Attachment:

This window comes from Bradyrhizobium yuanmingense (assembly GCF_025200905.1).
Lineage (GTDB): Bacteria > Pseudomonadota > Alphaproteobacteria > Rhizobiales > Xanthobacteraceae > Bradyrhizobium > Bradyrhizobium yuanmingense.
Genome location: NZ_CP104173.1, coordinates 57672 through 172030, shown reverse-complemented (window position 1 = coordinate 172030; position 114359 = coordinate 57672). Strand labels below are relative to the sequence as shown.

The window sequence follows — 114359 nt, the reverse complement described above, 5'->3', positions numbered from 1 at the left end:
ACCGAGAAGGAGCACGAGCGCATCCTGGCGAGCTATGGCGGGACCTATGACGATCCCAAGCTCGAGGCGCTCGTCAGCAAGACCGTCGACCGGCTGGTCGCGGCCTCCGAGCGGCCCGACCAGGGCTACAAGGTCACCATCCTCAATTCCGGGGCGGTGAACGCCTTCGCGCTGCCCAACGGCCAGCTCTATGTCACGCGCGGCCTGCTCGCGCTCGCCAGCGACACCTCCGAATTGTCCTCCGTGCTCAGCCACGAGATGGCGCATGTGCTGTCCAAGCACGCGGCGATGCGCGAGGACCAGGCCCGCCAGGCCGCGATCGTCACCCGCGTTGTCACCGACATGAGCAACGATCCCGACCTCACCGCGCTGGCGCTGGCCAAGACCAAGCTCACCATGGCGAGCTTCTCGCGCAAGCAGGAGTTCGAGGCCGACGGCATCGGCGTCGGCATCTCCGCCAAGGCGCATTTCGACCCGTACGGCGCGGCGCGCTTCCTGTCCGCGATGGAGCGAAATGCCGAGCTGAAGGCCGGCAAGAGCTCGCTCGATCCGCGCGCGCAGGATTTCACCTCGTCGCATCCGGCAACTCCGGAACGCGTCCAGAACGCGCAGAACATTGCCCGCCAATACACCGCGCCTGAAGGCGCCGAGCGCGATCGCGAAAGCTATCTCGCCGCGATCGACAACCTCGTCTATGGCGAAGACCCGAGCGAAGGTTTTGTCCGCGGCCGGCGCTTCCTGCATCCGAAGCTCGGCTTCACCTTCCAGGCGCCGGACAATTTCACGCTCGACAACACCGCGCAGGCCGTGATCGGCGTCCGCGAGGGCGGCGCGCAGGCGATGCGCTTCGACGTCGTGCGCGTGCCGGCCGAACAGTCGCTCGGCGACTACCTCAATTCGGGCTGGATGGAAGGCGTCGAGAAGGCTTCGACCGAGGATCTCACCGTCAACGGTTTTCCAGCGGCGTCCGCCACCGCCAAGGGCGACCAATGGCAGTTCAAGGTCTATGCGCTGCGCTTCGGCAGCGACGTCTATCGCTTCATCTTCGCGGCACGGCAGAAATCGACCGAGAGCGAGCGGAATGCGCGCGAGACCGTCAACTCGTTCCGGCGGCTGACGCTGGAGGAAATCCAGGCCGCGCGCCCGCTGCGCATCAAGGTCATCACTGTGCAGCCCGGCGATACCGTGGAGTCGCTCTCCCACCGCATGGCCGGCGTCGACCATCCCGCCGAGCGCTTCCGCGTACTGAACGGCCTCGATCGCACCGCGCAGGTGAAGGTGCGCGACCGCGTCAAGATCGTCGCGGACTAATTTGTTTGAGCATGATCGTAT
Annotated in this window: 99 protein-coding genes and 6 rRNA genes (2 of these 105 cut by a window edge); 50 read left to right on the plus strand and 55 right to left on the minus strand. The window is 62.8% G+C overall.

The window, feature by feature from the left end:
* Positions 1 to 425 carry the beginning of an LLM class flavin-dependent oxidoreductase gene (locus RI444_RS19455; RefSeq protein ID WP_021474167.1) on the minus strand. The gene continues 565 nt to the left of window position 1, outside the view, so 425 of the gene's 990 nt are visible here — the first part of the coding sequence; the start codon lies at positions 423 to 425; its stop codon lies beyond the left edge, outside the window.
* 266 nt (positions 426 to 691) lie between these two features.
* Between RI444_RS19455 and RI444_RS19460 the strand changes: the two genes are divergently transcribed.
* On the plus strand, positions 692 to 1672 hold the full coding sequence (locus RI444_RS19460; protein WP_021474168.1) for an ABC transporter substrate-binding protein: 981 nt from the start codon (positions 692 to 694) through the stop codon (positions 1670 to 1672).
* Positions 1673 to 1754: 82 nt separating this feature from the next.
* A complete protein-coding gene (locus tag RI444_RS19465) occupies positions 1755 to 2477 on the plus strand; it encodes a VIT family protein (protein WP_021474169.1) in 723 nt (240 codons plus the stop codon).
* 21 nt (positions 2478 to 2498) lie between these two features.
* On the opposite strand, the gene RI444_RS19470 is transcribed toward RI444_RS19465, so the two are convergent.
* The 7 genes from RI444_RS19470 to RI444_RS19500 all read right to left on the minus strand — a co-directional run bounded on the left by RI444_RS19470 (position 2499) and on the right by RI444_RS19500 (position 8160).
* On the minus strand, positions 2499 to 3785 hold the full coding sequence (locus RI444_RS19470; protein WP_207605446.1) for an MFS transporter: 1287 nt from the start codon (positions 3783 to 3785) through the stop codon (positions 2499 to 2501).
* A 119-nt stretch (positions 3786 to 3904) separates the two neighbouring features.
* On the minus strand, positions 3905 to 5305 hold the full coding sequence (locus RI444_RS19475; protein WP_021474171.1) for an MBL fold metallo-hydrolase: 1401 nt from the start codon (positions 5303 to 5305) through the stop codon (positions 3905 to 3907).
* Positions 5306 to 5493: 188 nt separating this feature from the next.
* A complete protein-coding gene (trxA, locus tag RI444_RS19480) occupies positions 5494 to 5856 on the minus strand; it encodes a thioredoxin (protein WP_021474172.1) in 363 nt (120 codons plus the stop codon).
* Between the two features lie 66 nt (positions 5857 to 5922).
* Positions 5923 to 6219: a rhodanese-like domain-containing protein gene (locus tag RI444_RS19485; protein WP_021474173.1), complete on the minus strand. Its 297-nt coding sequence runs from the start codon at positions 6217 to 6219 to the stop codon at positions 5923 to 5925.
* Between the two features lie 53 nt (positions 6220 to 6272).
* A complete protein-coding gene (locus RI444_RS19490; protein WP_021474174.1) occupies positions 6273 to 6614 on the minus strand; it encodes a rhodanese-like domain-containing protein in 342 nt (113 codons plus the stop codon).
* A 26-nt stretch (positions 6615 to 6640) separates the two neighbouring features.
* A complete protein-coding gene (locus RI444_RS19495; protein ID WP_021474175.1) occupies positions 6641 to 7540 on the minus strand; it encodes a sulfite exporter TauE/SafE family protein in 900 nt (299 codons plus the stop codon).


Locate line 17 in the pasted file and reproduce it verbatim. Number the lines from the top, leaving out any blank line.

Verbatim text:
* On the minus strand, positions 2499 to 3785 hold the full coding sequence (locus RI444_RS19470; protein WP_207605446.1) for an MFS transporter: 1287 nt from the start codon (positions 3783 to 3785) through the stop codon (positions 2499 to 2501).